THE BIRD'S NEST by Shirley Jackson

THE BIRD'S NEST

By
Email this review

KIRKUS REVIEW

A new novel is perhaps most reminiscent of Hangsaman (1951) and is again a curious, quixotic pursuit of the whimsies of the sick mind when Elizabeth Richmond, a plain and unobtrusive girl of 23, is 'diagnosed- after several forgetful lapses and extreme headaches- as a multiple personality. Here, through her visits with her doctor in which hypnosis is both a diagnostic and therapeutic medium, are the chameleon, converging and conflicting personalities of Elizabeth, Beth, Betsy and Bess; Elizabeth, who is vacuous and apathetic; Beth, who is sweet and docile; Betsy who is vicious; and Bess who is arrogant and vulgar. Her mother, and her mother's lover, figure strongly in the dim world of her childhood; her capricious pranks and antic insolence aggravate and alienate her doctor; and escapade in which she runs away to New York returns her home-battered and bruised; but from it all, she emerges with a new name- and a renascent personality... For a special audience, an exploratory of precarious and unpredictable variations, this has a certain fascination.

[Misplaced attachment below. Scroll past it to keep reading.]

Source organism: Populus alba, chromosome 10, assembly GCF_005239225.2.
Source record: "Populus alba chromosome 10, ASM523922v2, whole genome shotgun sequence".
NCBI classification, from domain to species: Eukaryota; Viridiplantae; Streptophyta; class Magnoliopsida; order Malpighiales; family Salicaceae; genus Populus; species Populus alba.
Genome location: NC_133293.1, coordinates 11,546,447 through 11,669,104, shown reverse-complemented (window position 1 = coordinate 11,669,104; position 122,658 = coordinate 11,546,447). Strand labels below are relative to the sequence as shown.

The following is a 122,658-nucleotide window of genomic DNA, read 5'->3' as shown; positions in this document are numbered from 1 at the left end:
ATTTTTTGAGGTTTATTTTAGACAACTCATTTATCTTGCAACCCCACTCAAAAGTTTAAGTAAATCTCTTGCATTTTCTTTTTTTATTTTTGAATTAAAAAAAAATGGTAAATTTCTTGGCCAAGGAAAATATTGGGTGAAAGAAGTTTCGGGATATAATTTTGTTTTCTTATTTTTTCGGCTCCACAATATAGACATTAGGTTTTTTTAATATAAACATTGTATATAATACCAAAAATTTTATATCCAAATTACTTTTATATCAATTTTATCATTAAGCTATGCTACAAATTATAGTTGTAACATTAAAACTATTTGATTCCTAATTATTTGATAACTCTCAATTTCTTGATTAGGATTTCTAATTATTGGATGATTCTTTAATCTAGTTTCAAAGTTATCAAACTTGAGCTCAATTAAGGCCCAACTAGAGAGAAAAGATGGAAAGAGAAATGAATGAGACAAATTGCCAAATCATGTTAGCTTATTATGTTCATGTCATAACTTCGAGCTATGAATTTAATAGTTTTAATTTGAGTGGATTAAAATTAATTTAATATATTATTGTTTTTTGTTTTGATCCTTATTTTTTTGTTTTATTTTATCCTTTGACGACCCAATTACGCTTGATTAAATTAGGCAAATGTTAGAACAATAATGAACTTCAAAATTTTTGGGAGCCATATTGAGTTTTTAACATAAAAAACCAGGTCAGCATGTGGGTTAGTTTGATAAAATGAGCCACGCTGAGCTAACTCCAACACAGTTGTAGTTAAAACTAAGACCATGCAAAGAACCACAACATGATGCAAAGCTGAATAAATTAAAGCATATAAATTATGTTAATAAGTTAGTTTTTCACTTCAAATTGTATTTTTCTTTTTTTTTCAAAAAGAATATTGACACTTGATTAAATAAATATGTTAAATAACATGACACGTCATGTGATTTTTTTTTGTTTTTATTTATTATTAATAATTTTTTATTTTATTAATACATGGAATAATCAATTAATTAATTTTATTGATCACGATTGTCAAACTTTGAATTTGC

Pub Date: June 21st, 1954
Publisher: Farrar, Straus & Young